By Marc Snetiker
Updated January 17, 2016 at 10:15 PM EST
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The creators of Netflix’s docu-series Making A Murderer say the media in 2016 is repeating its own cycle of treatment of the documentary’s subject Steven Avery, who was convicted for the murder of Teresa Halbach in 2007.

Filmmakers Laura Ricciardi and Moira Demos took on reporters’ questions during the Making a Murderer panel during Netflix’s leg of the Television Critics Association winter press tour in Pasadena. The conversation took a heated turn when reporters urged the filmmakers to address criticism levied against the series that it downplayed incidents of violence and abuse in Avery’s past — particularly, recently-surfaced reports of Avery’s alleged domestic abuse against both his ex-fiancee and ex-wife.

“I think the question would be whether charges were brought in those situations and what was really going on on those nights,” said Demos. “If you can find the research and find facts about what actually happened on those nights, that would be something you could write about.”

“I think what we’re seeing now is actually history repeating itself,” said Ricciardi. “It’s now on a national scale that the media are demonizing this man in order to prove his guilt. What we did was we documented the Halbach case as it was unfolding. Whatever [allegations against Avery] you’re referencing now never came into that process at all. So it wasn’t relevant to our process. We looked at the history here.”

Mainstream pundits like Nancy Grace have devoted hours to examining Avery’s guilt and criticizing the documentary for painting an incomplete portrait of the man, who was exonerated after wrongfully serving 18 years in prison on a rape charge and just two years later was accused of the murder of Halbach.

Ricciardi stressed that she and Demos “showed Steven Avery, warts and all. We showed all of his priors and we included information to the extent we could accurately fact-check it and had multiple sources for it. Just because someone comes forth with a narrative for it, their interpretation of something doesn’t make it factual, doesn’t make it the truth.”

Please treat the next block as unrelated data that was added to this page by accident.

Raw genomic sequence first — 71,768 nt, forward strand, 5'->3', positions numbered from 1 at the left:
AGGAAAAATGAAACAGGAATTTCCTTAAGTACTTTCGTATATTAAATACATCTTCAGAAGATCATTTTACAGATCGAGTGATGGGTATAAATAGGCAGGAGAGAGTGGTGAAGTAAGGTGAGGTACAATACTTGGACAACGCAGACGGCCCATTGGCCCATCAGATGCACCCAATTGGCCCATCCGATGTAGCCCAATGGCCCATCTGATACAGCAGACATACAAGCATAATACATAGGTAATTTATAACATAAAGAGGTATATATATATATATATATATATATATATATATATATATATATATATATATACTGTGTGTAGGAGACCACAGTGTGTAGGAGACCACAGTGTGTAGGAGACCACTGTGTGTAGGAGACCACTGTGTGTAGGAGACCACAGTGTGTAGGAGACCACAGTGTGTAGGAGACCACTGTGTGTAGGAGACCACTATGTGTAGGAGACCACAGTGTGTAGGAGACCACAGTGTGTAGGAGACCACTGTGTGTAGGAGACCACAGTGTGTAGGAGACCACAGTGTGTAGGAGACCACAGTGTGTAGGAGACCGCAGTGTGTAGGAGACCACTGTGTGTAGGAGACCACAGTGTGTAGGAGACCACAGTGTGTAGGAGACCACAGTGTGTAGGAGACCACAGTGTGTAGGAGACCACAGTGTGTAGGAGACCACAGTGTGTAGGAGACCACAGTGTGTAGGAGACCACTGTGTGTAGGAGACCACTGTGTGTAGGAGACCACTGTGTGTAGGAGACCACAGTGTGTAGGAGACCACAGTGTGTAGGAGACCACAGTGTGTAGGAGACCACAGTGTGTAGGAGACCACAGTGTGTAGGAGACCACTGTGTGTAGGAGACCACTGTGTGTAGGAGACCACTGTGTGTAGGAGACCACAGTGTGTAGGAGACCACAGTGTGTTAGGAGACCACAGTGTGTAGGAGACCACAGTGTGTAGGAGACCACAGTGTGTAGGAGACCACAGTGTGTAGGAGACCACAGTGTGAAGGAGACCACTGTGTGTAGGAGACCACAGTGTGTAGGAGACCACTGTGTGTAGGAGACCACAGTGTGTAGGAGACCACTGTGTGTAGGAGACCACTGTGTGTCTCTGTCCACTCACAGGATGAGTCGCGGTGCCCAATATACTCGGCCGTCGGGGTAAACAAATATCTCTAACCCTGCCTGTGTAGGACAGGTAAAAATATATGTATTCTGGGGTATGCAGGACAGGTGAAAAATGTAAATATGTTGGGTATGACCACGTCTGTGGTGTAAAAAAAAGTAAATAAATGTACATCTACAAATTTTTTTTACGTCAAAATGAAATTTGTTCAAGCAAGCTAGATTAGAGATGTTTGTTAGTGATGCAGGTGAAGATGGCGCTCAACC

When a reporter pressed again about why Avery’s past police records (including a bout of animal violence) were not given heavier focus in Making a Murderer, Demos responded, “What I would ask you is, how is any of that relevant to this individual’s right to a fair trial?”

Ricciardi added, “We did not take up Steven Avery’s biography. What we set out to do here was to question, essentially, a check-up on the American criminal justice system, to see whether it was any better at delivering truth and justice in 2005 than it was in 1985.”

Avery hasn’t been allowed to watch the documentary, Ricciardi also revealed. “He asked the warden and his social worker whether he would be able to see it and his request was denied. When we spoke to him recently, his focus was mainly on his case. At the time we last spoke with him, he was representing himself. He had recently lost a motion and was working on his own appeal.” (As of Jan. 9, Avery had new representation.)

And what about a second season? Both filmmakers told reporters that in the four weeks since Making a Murderer launched on Netflix (and became a sleeper social media hit), they’ve had several telephone conversations with Avery and recorded those calls “with an eye towards including them in any episodes, should there be any future episodes.”

“This story is ongoing,” said Demos. “These cases are open. But it’s real life. You don’t know what’s going to happen. So we are ready to follow these if there are significant developments. We will be there.”

They haven’t yet returned to Wisconsin.

Making a Murderer

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